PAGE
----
On his arrival in England in 1176, Hugh found that the building of the monastery had not begun. Worse, no compensation had been paid to those who would have to lose their lands and property to make room for it. Hugh refused to take office until these persons had been paid "to the last penny." He intervened again on behalf of the builders, whose pay was not forthcoming.
Henry loved him for his plain speaking. "I do not despair of you," Hugh said to him at their first interview; "I know how much your many occupations interfere with the health of your soul." Henry, impressed by his frankness, swore that while he lived he should not leave his kingdom, and took so much pleasure in his conversation, and paid so much heed to his counsels, that a rumor arose that Hugh was his son. Hugh's biographer wrote that "of all men only Hugh could bend that rhinosceros to his will." When Henry was in danger of shipwreck, he cried out, "If only my Carthusian Hugh were awake and at prayer, God would not forget me."
This affection never diminished, though Hugh dared to oppose the king, particularly in the matter of keeping bishoprics vacant in order that their revenues might fall to the king's treasury. One of the worst examples was Lincoln, which, except for a few months, had been without a bishop for eighteen years. Hugh was elected to the post in 1186, and his monastic superiors ordered him to accept. After so long a period of neglect, there was great need of reform. Hugh employed priests of great piety and learning, and made the fullest use of his authority in disciplining his clergy. He took a stern view of the ill-treatment of the poor by the royal foresters, and when a subject of the church of Lincoln suffered at their hands he excommunicated their chief.
He also refused to appoint a royal favorite to a meaningless but lucrative post. Henry was furious, and summoned him to his presence. He came, and Henry turned away his face and would not speak, but by way of ignoring his presence took out a torn glove and began to sew it. At last Hugh said, "How like you are to your relations at Falaise." The king might have resented this allusion to the humble birth of William the Conqueror's mother, the daughter of a glove-maker, but he only laughed, and the quarrel was made up.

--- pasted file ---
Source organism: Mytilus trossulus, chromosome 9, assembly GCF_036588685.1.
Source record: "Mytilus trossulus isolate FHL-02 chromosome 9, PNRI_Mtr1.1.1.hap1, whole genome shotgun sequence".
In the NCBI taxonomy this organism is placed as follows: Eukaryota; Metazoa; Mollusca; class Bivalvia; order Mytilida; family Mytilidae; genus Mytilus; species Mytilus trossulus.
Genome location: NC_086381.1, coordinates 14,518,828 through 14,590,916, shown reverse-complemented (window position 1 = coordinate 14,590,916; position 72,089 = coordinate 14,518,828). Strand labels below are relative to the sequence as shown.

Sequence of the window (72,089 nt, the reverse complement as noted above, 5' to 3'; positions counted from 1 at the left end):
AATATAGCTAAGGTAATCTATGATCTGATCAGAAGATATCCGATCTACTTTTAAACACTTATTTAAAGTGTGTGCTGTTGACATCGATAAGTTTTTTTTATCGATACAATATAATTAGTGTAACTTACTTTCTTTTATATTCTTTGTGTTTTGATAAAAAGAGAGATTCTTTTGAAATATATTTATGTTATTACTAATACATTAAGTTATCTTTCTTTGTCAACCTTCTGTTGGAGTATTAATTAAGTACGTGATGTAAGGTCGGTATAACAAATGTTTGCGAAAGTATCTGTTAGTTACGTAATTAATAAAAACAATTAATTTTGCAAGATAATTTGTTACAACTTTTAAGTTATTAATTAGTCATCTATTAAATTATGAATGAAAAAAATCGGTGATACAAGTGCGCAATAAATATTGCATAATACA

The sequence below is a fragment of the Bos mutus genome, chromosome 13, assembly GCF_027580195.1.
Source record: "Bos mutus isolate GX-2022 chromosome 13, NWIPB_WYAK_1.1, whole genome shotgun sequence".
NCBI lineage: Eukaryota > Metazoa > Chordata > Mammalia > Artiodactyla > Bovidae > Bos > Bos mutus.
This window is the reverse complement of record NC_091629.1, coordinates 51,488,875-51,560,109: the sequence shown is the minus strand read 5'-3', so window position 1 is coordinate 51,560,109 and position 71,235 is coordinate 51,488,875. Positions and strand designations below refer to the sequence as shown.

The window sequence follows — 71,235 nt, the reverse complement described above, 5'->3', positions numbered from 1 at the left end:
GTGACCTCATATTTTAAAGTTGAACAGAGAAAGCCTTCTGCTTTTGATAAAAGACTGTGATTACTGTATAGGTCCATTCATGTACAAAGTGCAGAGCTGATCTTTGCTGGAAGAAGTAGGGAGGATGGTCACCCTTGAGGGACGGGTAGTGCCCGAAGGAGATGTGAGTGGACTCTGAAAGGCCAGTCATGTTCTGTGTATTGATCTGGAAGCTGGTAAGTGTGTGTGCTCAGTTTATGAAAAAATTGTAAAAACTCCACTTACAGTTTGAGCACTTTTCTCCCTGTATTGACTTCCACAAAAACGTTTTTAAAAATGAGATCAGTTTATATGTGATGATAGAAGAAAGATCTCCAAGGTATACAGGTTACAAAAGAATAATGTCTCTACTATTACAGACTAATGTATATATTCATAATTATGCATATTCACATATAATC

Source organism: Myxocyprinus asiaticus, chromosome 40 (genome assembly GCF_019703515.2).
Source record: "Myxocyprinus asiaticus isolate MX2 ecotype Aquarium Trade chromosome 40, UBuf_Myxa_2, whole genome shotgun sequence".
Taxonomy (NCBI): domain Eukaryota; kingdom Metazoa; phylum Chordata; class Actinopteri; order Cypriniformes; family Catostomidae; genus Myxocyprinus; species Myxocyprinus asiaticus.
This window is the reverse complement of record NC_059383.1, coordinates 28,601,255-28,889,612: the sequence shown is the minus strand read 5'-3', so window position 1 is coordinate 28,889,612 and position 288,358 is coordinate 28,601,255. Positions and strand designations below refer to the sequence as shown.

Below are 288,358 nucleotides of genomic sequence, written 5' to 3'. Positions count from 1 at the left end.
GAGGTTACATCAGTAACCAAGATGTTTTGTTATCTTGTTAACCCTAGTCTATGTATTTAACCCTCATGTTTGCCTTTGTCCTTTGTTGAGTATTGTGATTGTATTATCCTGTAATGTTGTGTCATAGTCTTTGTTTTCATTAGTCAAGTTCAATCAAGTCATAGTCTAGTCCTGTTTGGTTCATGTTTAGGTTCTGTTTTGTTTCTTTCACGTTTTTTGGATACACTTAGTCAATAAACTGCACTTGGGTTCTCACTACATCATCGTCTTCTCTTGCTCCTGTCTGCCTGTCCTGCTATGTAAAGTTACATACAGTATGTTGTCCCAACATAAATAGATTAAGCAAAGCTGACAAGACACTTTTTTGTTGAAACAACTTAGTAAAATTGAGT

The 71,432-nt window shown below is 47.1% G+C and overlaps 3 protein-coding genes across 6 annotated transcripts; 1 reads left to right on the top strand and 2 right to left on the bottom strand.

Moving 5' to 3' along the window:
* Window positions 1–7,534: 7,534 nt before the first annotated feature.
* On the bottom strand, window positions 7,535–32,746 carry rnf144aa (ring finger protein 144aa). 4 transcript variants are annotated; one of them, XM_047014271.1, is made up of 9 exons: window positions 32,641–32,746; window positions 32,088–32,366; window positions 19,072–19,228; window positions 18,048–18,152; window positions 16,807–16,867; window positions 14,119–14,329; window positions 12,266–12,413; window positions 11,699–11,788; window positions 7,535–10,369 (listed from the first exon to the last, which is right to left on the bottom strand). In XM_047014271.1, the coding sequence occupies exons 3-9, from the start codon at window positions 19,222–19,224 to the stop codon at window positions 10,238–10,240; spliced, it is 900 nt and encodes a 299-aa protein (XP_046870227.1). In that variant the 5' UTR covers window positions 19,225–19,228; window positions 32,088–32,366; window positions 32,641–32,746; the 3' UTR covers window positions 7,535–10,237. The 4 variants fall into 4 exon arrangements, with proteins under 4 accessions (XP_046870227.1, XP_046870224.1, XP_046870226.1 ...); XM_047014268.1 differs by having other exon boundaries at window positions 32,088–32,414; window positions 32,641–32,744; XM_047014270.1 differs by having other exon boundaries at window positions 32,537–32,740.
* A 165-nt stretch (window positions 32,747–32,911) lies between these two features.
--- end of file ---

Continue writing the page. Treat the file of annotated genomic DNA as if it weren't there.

Riots against the Jews broke out in England at the time of the Third Crusade. In defence of the persecuted, Hugh faced armed mobs in Lincoln, Stamford and Northampton and compelled their submission.
Hugh refused to raise money for the foreign wars of King Richard the Lion-Heart, calmed the king's rage with a kiss, and persisted in his refusal: this was the first clear example on record of the refusal of a money-grant demanded directly by the crown, and an important legal precedent. Richard said, "If all bishops were like my lord of Lincoln, not a prince among us could raise his head against them."
His relations with King John were less happy. John showed him an amulet, which he said was sacred and would preserve him. Hugh replied, "Do not put your trust in lifeless stone, but only in the living and heavenly stone, our Lord Jesus Christ." The following Easter he preached at length on the duties of kings, and the king slipped out partway through.
Devout, tireless, and forgetful of self, Hugh also had wit, a temper that he described as "more biting than pepper," and a great love and concern for children and the defenceless. He visited leper-houses and washed the ulcerous limbs of their inmates.
He was fond of animals, and they of him. Birds and squirrels came readily to his hand. He had a swan that would feed from his hand, follow him about, and keep guard over his bed, so that no one could approach it without being attacked.
In 1200 the king sent him on an embassy to France. His mission was a success, but he took ill and returned to England to die on 16 November 1200. John Ruskin called him "the most beautiful sacerdotal (priestly) figure known to me in history."